Hey there folks,
I’m currently in the midst of what I call a Dark Day – that is, where the depression seems stronger than normal. I’m literally sitting in an ivory tower, watching the pristine ocean fade away into nothingness, cold beer in hand: and I feel nothing.
Guess it’s time to write, eh?
As you recall, I am in the midst of giving my testimony to a group of college-aged kids in Chile. You can read the first part here and the second here. If that tickles your fancy, go ahead and give them a read, then return here for part three of the Limping Along series:
On Camino the First and Revelations Aplenty
Editor’s Note – I’m pretty certain I didn’t go into this much detail when I spoke the testimony, but, again, the story might change but the message is the same.
The Camino de Santiago was something I had heard about via books, movie(s), and people, I said to my still captive audience. 10 minutes to talk, sheesh; and everything was simply fired from the hip. “That’s the Holy Spirit talking,” one chap would later remark. Indeed. Perhaps it was. Or perhaps I’ve always been a mad rambler. But we’re getting off topic here.
After watching my dear friend (again pointing at her) accomplish the Way, I reasoned, given my circumstances at the time, it would be good for me – mentally, spiritually, and physically – to attempt to do it for myself. But, me being me, I had to do it differently. I had to be unique.
So back in 2014, with the assistance of friends and family, I managed to make it to my father’s village in Switzerland and there set off on a 1500+ mile walk that changed me entirely for the better. Was it lofty and ambitious? Oh yes. Was I ill-prepared? Most certainly. Was it the best thing I’ve ever done? Absolutely.
My reasons for walking were many. I was unfulfilled with Life and firmly believed there was more than just tech writing to be had. Who grows up just to pay bills until death? What sort of Life is that, eh? Thankfully I had just been laid off from that gig – armed with a decent severance package and oodles of free time, it was now or never.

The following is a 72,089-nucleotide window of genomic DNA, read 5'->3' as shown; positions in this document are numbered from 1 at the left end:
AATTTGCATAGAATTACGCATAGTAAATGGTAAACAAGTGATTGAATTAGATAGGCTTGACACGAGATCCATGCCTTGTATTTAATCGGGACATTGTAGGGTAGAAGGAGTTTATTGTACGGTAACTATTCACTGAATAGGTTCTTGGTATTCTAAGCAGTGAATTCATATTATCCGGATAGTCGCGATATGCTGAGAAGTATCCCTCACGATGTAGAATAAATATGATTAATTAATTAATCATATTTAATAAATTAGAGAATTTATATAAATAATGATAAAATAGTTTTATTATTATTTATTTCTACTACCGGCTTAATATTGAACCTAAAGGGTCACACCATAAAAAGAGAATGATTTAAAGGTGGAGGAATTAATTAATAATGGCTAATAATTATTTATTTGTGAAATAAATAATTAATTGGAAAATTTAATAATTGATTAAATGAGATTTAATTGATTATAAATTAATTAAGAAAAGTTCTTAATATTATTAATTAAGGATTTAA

It was tough, I laughed. Holy sh…crap was it tough. That first week was so damned trying I literally thought about ways to hurt myself so I had an excuse to give up. My fat body hurt. My feet were swollen, unused to the distance (indeed, physical activity!), and every joint I had ached day after day. Over 1000 miles to this magical city? Holy sh…crap. I was crazy. I was mad. Everyone knew it.
But I soon learned that Camino was a magical place and I was in for quite the revelation about Life.
My feet were little more than lumps of wood. I was tired, dehydrated, sore, bleeding in various spots, aching in every regard, and ready to throw in the towel. It was my first day – my first day! – and I wanted to quit and go home. “Help me,” I remember calling out to the sky. “What have I done? Why have I done this?” I stumbled into Romont, a medieval village in the French-speaking part of Swissland, looking the absolute worse for wear.
And suddenly: God sent a nun.
That first day in Romont, approximately 35km from Fribourg, was the first revelation about Camino: no matter how trying the day, you are prepared for the next.
I had stumbled upon a convent at the entrance of the walled city, and as I was looking for the Way, a sister came out of the front. She stopped, astonished. She stared at me for a few moments, trying to determine if I was real or not, before she excitedly started speaking in rapid French. I recall waving my hands about, repeating “non Francais,” as she approached.